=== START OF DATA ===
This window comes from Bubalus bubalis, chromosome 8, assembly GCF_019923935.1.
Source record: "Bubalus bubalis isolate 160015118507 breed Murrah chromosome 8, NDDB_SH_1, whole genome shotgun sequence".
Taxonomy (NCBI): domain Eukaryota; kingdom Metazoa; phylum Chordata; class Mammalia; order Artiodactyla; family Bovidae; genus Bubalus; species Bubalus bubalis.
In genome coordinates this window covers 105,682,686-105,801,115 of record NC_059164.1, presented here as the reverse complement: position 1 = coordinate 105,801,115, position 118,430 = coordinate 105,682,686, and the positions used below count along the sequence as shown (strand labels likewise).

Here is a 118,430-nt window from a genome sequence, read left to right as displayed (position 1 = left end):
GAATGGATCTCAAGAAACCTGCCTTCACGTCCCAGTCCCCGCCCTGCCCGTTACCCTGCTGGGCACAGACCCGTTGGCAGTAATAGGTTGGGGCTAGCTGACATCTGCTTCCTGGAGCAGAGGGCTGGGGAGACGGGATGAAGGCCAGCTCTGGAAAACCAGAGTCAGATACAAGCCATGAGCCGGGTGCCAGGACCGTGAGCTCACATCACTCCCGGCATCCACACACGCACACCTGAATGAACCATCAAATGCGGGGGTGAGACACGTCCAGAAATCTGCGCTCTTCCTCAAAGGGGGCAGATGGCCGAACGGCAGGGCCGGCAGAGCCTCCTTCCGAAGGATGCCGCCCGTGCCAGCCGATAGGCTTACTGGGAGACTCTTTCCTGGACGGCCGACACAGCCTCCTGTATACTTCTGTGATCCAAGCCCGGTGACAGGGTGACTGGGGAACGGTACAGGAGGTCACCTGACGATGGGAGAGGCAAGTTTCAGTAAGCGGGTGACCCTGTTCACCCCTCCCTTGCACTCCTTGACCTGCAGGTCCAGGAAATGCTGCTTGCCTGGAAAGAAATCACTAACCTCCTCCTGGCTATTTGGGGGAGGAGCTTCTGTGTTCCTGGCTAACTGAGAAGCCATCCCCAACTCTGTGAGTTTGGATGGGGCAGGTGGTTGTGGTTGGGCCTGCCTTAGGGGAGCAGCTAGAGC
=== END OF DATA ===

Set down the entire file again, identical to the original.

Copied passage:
This window comes from Bubalus bubalis, chromosome 8, assembly GCF_019923935.1.
Source record: "Bubalus bubalis isolate 160015118507 breed Murrah chromosome 8, NDDB_SH_1, whole genome shotgun sequence".
Taxonomy (NCBI): domain Eukaryota; kingdom Metazoa; phylum Chordata; class Mammalia; order Artiodactyla; family Bovidae; genus Bubalus; species Bubalus bubalis.
In genome coordinates this window covers 105,682,686-105,801,115 of record NC_059164.1, presented here as the reverse complement: position 1 = coordinate 105,801,115, position 118,430 = coordinate 105,682,686, and the positions used below count along the sequence as shown (strand labels likewise).

Here is a 118,430-nt window from a genome sequence, read left to right as displayed (position 1 = left end):
GAATGGATCTCAAGAAACCTGCCTTCACGTCCCAGTCCCCGCCCTGCCCGTTACCCTGCTGGGCACAGACCCGTTGGCAGTAATAGGTTGGGGCTAGCTGACATCTGCTTCCTGGAGCAGAGGGCTGGGGAGACGGGATGAAGGCCAGCTCTGGAAAACCAGAGTCAGATACAAGCCATGAGCCGGGTGCCAGGACCGTGAGCTCACATCACTCCCGGCATCCACACACGCACACCTGAATGAACCATCAAATGCGGGGGTGAGACACGTCCAGAAATCTGCGCTCTTCCTCAAAGGGGGCAGATGGCCGAACGGCAGGGCCGGCAGAGCCTCCTTCCGAAGGATGCCGCCCGTGCCAGCCGATAGGCTTACTGGGAGACTCTTTCCTGGACGGCCGACACAGCCTCCTGTATACTTCTGTGATCCAAGCCCGGTGACAGGGTGACTGGGGAACGGTACAGGAGGTCACCTGACGATGGGAGAGGCAAGTTTCAGTAAGCGGGTGACCCTGTTCACCCCTCCCTTGCACTCCTTGACCTGCAGGTCCAGGAAATGCTGCTTGCCTGGAAAGAAATCACTAACCTCCTCCTGGCTATTTGGGGGAGGAGCTTCTGTGTTCCTGGCTAACTGAGAAGCCATCCCCAACTCTGTGAGTTTGGATGGGGCAGGTGGTTGTGGTTGGGCCTGCCTTAGGGGAGCAGCTAGAGC